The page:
John McPhee is 80 years old, has been a staff writer at The New Yorker since 1965 and has written 28 books. Mr. McPhee has written about Arthur Ashe, Bill Bradley, oranges, Alaska, human-powered flight, a cattle-brands inspector and several books on geology. While factual in nature, his work has the power to draw the reader into the world of each essay’s topic like a good novel.
Omar Khayyam (1048-1131 AD) was a mathematician and philosopher at a time and place where such were highly valued fields of endeavor. His work on algebra was a pioneering effort in the discipline. Outside of Persia (modern-day Iran), Khayyam is known primarily as the author of the Rubaiyat.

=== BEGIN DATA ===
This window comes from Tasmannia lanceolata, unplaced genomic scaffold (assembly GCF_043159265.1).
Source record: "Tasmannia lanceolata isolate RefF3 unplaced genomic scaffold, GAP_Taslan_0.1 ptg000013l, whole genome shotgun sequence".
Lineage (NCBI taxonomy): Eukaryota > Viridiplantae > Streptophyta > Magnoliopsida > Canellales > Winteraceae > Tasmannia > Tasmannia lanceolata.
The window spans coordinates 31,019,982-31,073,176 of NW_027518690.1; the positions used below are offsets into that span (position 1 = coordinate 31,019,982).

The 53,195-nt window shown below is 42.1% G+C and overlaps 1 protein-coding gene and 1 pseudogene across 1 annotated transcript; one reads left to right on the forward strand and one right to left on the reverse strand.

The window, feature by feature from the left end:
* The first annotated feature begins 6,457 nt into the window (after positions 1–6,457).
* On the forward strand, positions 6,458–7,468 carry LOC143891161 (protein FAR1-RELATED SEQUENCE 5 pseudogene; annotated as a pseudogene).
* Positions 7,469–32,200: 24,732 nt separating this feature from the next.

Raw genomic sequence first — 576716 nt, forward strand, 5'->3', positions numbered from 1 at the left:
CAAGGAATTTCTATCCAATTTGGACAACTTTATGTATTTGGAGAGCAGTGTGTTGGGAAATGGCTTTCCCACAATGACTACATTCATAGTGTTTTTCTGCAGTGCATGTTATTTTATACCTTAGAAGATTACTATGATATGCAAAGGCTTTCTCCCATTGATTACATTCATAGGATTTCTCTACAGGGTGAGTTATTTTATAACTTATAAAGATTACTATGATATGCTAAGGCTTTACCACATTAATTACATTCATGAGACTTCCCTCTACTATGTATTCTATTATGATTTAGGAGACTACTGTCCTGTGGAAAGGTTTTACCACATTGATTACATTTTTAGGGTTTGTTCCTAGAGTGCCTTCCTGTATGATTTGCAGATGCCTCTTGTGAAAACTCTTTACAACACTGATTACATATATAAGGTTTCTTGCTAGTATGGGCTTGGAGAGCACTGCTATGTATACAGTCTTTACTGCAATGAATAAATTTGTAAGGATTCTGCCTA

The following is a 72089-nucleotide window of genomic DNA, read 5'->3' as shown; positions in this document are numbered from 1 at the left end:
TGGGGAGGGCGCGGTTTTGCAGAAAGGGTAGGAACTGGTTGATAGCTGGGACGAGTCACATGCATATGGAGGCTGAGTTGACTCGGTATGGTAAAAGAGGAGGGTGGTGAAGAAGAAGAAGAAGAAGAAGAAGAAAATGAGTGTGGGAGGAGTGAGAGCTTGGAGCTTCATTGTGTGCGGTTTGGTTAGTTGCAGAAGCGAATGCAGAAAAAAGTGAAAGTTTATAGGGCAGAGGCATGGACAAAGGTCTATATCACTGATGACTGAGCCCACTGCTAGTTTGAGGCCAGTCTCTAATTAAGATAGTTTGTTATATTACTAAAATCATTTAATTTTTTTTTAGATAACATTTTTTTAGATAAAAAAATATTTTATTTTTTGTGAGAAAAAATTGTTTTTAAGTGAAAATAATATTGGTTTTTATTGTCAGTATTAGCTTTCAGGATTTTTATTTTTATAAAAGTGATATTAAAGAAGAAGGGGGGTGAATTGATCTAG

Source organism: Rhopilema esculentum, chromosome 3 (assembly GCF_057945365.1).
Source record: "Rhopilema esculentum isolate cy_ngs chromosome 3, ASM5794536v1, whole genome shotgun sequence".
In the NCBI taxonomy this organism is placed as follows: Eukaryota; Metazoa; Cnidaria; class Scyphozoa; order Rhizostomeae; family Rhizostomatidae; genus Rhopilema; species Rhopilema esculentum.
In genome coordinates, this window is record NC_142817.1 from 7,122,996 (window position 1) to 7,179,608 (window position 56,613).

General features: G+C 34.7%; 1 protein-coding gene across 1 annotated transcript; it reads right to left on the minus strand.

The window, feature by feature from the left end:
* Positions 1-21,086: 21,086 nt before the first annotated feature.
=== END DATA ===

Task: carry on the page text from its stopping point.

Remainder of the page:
From the outset, The Road is a post-apocalyptic tale focusing on a man and his son’s quest for survival following a horrific disaster that has destroyed civilization. However, beyond these facts, it is difficult to pinpoint exactly what to make of Cormac McCarthy’s Pulitzer Prize-winning novel.